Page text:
And within the walls of the monastery it is the burning bush, where Moses met God. From Wikipedia: “ According to the narrative, the bush was on fire, but was not consumed by the flames, hence the name. In the biblical narrative, the burning bush is the location at which Moses was appointed by Adonai (God) to lead the Israelites out of Egypt and into Canaan.”
Jerusalem should be on the list of every tourist that respect vacationing around the world. We visited the city in 2008. History is on many levels, hundreds and thousands of years of traces of different civilizations that lived those places. And, of course the city breathes religion, it is the heart of all three monotheist faiths… the most important place for Judaism and Christianity and one of the most important for Islam. The feeling you are in the middle of it… is special.
And the city itself is unique; there is a law on the Jewish side of Jerusalem that states that all houses must be made of white stones, so that Jerusalem is so different. In the picture is the most famous cemetery in the world, those buried there will be the first to go to heaven when the Final Judgement will come (so they say).
But there were drawbacks.
We paid for a guided tour. It included the road of the cross, and my feeling was that the guide was not very interested in the story, he was bored, besides the place looked like a tourist trap attraction rather then something Holly. Also the Church of the Holy Sepulchre, hosting the two most holy places in Christianity, seemed too commercial for me.
I could feel the tension among inhabitants of different groups. The holiest place for Judaism is the ruins of the Solomon Temple, only the west wall still standing. And that temple must have been huge before the Romans destroyed it. Just in the middle of that temple it is the Mosque of Al Aqsa, the third holiest place for Islam. The Jewish people would like to rebuild the temple, that implies the destruction of the Mosque, or maybe moving it, and that is unacceptable for the Islam world. There are articles suggesting that this situation can generate a devastating war.
I have a little story to tell when I visited the west wall of the Solomon Temple. Men on one side, women on the other, the checking to get closer to the wall was like the checking to board a plane. OK, I was in. A rabbi approached and said in English “Do you want to have a good life on Earth?” I could say nothing else but “Of course.” The rabbi stretched his right hand toward me, palm up “Twenty dollars.” I checked my pockets and found a $20 bill and placed in the rabbi’s hand. Pleased, the rabbi said: ”Come with me.” I followed him through a corridor until we reached a library. Outside the library, on a table, a huge book, I assumed it was the Torah, was opened somewhere in the middle. “Put your hand on the page of the right,” ordered the rabbi. I obeyed. He put his right hand over mine, and with the left hand he followed some lines on the page on the left reading in Yiddish (I assume) for about 30 sec. When he finished he released my hand, ”From now on you will have a nice life on Earth” and he directed me back to the court outside. Did it worth the twenty dollars? I say YES, most of my friends hearing the story liked it, some made funny remarks, but surprisingly, very few said it was a waste of money.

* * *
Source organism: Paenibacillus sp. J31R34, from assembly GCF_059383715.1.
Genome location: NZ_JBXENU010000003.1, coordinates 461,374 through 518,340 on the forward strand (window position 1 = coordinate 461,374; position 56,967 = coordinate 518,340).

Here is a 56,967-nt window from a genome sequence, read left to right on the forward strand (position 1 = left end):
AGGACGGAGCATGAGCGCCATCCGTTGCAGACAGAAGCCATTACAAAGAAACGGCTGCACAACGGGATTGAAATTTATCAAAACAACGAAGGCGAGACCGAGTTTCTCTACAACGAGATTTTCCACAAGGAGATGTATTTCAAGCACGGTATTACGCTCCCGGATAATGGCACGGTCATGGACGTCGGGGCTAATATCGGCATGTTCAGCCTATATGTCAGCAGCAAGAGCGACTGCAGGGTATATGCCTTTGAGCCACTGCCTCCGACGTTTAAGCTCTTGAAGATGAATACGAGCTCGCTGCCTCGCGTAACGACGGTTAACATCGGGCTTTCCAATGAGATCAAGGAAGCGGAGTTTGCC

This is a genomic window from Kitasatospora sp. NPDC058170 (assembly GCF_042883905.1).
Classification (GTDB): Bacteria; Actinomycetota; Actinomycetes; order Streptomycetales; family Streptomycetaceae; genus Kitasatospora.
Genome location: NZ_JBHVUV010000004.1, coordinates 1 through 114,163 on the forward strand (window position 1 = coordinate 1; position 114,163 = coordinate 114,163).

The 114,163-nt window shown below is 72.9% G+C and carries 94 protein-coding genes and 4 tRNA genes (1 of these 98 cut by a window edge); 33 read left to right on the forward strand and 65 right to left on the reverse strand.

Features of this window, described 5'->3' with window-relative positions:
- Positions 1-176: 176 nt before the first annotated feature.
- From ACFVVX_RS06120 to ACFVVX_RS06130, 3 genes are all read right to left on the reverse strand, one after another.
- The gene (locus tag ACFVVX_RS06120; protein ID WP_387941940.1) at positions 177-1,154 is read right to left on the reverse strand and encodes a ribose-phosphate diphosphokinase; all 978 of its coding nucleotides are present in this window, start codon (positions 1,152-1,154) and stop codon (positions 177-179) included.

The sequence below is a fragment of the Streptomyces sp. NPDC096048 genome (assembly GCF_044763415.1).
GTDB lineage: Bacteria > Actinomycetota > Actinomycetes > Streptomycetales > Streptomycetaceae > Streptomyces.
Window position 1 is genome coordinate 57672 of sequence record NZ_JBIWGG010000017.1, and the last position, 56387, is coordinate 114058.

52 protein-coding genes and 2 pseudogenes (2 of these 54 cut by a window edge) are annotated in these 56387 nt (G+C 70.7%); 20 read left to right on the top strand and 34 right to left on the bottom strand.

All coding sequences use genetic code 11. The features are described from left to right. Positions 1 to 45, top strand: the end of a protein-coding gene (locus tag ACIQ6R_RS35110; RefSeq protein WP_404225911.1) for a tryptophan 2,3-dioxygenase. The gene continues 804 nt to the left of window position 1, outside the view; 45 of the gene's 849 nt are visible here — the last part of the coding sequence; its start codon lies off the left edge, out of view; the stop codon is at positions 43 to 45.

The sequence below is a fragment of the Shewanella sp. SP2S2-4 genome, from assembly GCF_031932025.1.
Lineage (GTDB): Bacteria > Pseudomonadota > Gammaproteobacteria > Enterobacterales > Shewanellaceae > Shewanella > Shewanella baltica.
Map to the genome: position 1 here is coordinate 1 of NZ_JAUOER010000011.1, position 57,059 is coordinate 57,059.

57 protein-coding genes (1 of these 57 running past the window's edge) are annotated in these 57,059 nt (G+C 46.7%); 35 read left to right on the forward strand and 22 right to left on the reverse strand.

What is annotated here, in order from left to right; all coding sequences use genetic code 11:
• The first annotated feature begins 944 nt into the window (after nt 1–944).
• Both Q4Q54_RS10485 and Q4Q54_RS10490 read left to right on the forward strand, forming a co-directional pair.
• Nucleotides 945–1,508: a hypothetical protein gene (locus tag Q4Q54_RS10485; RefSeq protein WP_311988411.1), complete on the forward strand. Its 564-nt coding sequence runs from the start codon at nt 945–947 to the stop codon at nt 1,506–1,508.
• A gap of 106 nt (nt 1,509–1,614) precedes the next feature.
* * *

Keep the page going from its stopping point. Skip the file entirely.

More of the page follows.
The tour included a visit to Holocaust museum. The Holocaust is a tragedy that should be remembered for ever; I remembered seeing movies or reading books about one-two individual tragedies, and that took away my sleep for the night, and multiply this by millions… it was a catastrophe that words can hardly describe; still I did not want to see the museum, I was not in the mood, but I could not go around it. So, I visited it. There were pictures, videos and explicative panels about the Jewish people sufferings across Europe during WWII. But I saw a historical mistake inside. On one of the panel it was stated that because the Romanians sided with the Nazis Germany they got half of Transylvania as reward. Well, that was false, Transylvania belonged to Romania since the first World War, and lost half of it during the Second War for Hungary benefit, that also joined Germany. That division of Transylvania lasted only as long as the war, but how many tourists really cares who benefited from the Transylvania split during WWII, Hungary or Romania? But history should be recorded as it was. Maybe the mistake on the panel was corrected, my visit was in 2008.
With all the problems the city has because of ethnic tensions, still, I think it is a must go tourist destination.
We started our journey in Tel Aviv. We stayed in a hotel close to the Mediterranean Sea, nice beach, quiet, clean water. And just nearby, walking distance along the beach was Jaffa, a tourist attraction as well. Known as an ancient port city in Israel, Jaffa is also famous for its association with the biblical stories of Jonah, Solomon and Saint Peter as well as the mythological story of Andromeda and Perseus.
Next was Eilat, a nice surprise. High class hotels and the receptionist was kind to keep our language for few days when we visited Egypt, and upon our return we were given the same room, with a nice view to the Red Sea.
In Eilat we enjoyed the coral Recife accessible right from the beach. It costed us $20 to enter that area of the beach, but after that, snorkeling was easy to do and stunning. The landscape is like from another planet (at least for us). Jordan is very close, just across the Gulf of Aqaba.
Then it was Jerusalem, but there were so many things happening in Jerusalem that is no room in this blog, our visit to Jerusalem will be a different blog, tomorrow.
After Jerusalem we returned to Tel Aviv and had some sunny days enjoying the beach and the Mediterranean waters. One unpleasant thing that I remember (should I say it?) is that on our way from the beach to the hotel we had to cross a walk-way where many locals were promenading their dogs, and smelled dog urine.
Our last day in Tel Aviv, that was our last in Israel as well, was in a very special Holy Day, Rosh HaShana, when nobody works until evening comes, no flights, no check-ins or check-outs from the hotel. So, we enjoyed that half day for free, and we had free snacks in the hotel’s cafeteria the whole day (dry fruits, biscuits, coffee and tea), they did not bother to collect what was left after the breakfast. I do not know where all other guests disappeared, but that was OK for us…